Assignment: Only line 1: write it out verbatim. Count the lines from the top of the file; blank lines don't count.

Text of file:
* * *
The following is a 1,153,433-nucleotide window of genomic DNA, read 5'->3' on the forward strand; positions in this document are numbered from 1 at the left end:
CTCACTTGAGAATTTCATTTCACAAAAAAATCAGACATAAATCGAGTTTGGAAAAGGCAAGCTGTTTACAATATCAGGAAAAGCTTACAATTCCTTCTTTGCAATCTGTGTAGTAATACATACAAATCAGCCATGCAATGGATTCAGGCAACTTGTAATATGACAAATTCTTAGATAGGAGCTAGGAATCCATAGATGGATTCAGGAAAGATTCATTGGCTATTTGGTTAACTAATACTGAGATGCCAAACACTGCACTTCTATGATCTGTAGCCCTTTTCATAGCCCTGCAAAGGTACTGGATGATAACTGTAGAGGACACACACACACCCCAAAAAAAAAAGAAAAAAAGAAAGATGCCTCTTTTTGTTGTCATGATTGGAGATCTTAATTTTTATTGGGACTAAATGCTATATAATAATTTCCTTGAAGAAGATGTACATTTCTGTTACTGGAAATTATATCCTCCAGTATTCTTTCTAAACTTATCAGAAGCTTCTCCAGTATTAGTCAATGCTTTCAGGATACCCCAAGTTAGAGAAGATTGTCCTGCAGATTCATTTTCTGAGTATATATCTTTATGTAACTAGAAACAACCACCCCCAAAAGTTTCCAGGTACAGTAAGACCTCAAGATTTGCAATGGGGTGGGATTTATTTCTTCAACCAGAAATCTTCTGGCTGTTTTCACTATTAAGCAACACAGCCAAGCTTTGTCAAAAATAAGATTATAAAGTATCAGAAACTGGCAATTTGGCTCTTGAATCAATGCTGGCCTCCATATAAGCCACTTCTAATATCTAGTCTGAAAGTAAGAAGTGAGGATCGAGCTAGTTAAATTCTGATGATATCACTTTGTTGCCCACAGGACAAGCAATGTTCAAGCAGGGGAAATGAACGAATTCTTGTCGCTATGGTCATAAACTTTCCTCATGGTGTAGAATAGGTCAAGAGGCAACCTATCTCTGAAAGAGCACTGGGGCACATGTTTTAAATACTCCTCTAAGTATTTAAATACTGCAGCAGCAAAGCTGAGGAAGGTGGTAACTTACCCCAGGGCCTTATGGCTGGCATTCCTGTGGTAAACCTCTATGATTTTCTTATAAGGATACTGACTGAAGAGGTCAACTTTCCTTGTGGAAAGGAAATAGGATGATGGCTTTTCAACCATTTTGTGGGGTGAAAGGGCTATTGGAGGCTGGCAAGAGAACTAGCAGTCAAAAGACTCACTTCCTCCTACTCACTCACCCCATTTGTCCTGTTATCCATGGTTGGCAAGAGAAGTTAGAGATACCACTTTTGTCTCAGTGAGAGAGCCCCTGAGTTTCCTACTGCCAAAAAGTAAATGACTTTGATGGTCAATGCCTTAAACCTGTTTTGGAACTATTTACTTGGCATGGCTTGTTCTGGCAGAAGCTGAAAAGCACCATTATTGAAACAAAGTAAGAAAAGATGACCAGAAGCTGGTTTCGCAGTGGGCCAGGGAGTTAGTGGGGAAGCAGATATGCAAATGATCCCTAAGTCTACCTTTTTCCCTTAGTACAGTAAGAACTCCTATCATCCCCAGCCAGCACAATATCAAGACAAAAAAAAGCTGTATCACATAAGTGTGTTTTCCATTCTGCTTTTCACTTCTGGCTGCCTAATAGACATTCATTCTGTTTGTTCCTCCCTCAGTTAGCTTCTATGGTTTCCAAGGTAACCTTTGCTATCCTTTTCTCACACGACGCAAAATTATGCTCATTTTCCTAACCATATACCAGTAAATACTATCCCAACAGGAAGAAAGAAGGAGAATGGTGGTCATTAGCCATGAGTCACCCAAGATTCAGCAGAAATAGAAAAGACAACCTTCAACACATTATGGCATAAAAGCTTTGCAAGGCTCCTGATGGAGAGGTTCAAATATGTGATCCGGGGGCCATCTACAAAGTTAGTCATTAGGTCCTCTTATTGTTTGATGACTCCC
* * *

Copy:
The following is a 1,153,433-nucleotide window of genomic DNA, read 5'->3' on the forward strand; positions in this document are numbered from 1 at the left end: